Figure 9-2. Impacts on Training Readiness

The tiny Eskimo village on Diamede Island had not received any supplies for more than four months. Personnel from the 558th QM Company (Aerial Resupply), operating from the Alaskan General Depot, devised hasty rigging procedures. They rigged 25,000 pounds of food and fuel and air-dropped it to villagers in February 1956.


Combat readiness is the primary focus of all military forces. Execution of domestic support missions should have minimal impact on unit readiness or mission essential task list proficiency, but it may adversely impact readiness of units given extended domestic support operations. Units committed to long-term domestic support may require significant resources, beyond that which the unit would normally be allocated, to regain warfighting standards after completion of their domestic support mission.


Commanders realize that protecting soldiers and equipment is an implied aspect of any mission. Normal METL training will satisfy most protection requirements. Domestic support missions, however, could require the employment of personnel and equipment in roles other than those for which they were trained or designed. Consequently, leaders at all levels must make risk assessments. Commanders must ask four questions prior to and during any operation:

Commanders and staffs must do everything possible to protect the force, regardless of the mission. In many cases it may be challenging to do so during some domestic support missions.

Elements of the 391st Engineer Battalion, 120th US Army Reserve Command, assisted in the construction of a new training area for the County Sheriff's Department in Greenville, South Carolina.


Personnel in units conducting domestic support operations must become familiar with public affairs principles and procedures. Their activity will be of great interest to the news media. Commanders may capitalize on this interest by assisting the media in telling the Army story.

Commanders must be trained to accomplish their mission under the close scrutiny of the media. They will have to satisfy the media appetite for information. They will have to react rapidly to developing issues and changing perceptions while simultaneously fulfilling the information needs of their soldiers.

Public affairs training should be of a dual nature. PA staff elements must train themselves to identify the information expectations and requirements of internal and external audiences, evaluate the potential impact of information, develop information communication strategies, assess the effectiveness of information communication, and serve as the interface between the military and the media. They must also train commanders, staff, and soldiers to deal with the media. This includes providing information on First Amendment rights of the media lo have access to and report news, soldier rights concerning media interviews, and OPSEC considerations.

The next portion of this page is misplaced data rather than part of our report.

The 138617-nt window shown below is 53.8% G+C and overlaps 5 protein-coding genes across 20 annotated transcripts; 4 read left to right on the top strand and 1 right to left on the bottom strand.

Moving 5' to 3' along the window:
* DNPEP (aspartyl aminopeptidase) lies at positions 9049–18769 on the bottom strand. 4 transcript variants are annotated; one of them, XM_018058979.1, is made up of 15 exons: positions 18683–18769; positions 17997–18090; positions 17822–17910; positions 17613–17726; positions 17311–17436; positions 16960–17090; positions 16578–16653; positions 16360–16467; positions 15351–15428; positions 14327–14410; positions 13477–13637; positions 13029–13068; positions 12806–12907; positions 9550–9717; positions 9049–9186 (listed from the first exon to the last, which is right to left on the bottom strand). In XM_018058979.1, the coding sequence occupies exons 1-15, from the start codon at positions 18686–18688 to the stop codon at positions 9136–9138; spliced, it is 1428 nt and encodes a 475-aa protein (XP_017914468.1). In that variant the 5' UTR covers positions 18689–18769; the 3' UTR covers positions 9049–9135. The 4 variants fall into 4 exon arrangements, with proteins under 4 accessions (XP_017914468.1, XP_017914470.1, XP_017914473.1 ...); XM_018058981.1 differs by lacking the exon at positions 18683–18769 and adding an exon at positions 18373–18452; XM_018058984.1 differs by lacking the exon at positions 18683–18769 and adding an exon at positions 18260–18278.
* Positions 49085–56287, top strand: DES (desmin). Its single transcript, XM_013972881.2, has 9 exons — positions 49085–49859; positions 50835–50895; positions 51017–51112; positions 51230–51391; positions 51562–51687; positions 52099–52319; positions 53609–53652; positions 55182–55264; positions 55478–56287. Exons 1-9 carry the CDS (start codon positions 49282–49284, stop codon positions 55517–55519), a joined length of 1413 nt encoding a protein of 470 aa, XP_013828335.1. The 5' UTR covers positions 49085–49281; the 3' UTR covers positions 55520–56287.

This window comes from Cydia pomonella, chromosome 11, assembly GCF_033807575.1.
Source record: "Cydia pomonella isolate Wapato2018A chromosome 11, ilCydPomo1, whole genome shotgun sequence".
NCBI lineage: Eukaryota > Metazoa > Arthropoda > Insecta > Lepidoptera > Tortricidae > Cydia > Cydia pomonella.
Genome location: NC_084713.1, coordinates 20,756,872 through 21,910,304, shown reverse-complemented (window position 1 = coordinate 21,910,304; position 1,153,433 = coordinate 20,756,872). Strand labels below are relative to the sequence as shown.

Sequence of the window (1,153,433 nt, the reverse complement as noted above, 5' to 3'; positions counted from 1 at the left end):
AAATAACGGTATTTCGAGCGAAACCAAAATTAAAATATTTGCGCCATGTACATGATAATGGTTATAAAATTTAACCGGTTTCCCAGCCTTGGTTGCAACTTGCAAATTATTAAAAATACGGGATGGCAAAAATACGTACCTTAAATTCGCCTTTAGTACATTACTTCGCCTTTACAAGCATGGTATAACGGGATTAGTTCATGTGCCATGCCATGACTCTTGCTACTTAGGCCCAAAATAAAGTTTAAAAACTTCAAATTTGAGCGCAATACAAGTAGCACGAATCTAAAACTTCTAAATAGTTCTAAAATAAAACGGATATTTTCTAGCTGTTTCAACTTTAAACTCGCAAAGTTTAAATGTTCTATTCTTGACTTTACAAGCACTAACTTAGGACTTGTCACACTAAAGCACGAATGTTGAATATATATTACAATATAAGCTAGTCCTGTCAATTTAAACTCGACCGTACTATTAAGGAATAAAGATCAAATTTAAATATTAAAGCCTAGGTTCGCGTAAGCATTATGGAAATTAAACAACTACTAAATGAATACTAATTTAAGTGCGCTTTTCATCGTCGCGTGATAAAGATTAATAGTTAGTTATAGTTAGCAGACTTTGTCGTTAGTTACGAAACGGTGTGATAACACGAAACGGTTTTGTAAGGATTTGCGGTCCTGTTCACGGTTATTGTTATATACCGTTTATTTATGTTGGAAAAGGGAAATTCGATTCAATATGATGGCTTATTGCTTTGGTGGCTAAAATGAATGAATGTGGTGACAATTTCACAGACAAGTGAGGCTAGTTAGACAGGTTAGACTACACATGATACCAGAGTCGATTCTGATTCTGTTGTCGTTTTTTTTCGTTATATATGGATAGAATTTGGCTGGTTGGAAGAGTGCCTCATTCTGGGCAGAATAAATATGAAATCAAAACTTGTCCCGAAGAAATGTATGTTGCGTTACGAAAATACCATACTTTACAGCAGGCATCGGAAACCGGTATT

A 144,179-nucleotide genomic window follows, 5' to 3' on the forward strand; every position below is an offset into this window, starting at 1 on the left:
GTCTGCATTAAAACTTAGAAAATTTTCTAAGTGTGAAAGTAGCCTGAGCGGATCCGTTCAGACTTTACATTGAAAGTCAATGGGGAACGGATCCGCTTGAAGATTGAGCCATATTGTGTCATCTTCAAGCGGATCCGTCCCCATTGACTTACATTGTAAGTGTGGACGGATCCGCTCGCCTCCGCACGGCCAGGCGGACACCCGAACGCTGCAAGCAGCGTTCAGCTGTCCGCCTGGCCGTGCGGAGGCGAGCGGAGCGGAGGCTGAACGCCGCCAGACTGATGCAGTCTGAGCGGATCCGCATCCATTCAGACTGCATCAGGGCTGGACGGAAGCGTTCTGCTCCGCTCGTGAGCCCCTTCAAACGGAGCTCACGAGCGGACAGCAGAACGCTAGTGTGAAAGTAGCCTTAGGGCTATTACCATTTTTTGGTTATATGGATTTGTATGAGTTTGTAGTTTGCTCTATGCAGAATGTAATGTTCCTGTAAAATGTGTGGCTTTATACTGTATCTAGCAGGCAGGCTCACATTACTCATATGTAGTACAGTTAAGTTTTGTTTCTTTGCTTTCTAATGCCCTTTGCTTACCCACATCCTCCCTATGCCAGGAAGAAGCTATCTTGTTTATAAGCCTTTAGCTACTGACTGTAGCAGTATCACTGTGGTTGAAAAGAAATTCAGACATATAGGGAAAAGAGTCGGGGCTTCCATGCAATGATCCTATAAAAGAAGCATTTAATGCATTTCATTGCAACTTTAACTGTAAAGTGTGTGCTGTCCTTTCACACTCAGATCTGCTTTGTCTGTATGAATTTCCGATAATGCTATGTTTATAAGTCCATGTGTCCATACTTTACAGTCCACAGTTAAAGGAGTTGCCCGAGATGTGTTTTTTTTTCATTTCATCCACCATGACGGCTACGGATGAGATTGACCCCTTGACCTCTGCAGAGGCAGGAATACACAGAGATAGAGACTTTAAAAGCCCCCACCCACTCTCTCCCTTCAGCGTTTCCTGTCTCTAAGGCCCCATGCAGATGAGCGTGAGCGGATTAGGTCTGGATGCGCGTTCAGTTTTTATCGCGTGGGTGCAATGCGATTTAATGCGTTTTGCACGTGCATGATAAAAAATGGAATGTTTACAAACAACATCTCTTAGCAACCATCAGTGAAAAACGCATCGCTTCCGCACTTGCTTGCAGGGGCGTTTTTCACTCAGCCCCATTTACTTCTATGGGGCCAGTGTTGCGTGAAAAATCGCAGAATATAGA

Assistance to local communities by Army units can provide training opportunities to soldiers of supporting units.


Environmental awareness instruction has been developed for inclusion in all leadership courses. The intent is to counter environmental apathy and integrate environmental awareness into operations and training. Training focuses on the four pillars of the Army Environmental Awareness Program, which are compliance, restoration, prevention, and conservation. This training will sensitize leaders to environmental considerations during domestic support operations. It will further enhance the image of the Army's stewardship of the environment.

Training soldiers and civilians to provide environmental assistance to domestic authorities generally requires no special efforts except the training needed to perform their Army jobs.


The Corps of Engineers has DOD-designated responsibilities for disaster assistance operations. It routinely conducts disaster response and recovery missions. Engineers, both military and Army civilian, must be educated and trained to accomplish unique responsibilities directed by the Federal Response Plan. All committed engineer units must be prepared to perform general engineering tasks necessary to establish temporary life-support facilities or to restore basic municipal services.

Commanders may encounter a variety of radiological and chemical hazardous materials (HAZMAT) during the conduct of domestic support operations. Trained Chemical Corps HAZMAT specialists are available to advise commanders on the identification, avoidance, containment, and neutralization of these substances. Training can be provided by Chemical Corps personnel to emergency response personnel at the federal, state, or local level in several NBC areas. These areas include monitoring, surveying, detecting, identifying, and decontaminating chemical and nuclear hazards. Also, technical expertise is available to provide training to determine the type and extent of toxic contamination, to determine downwind contamination hazard, and to assess vulnerability.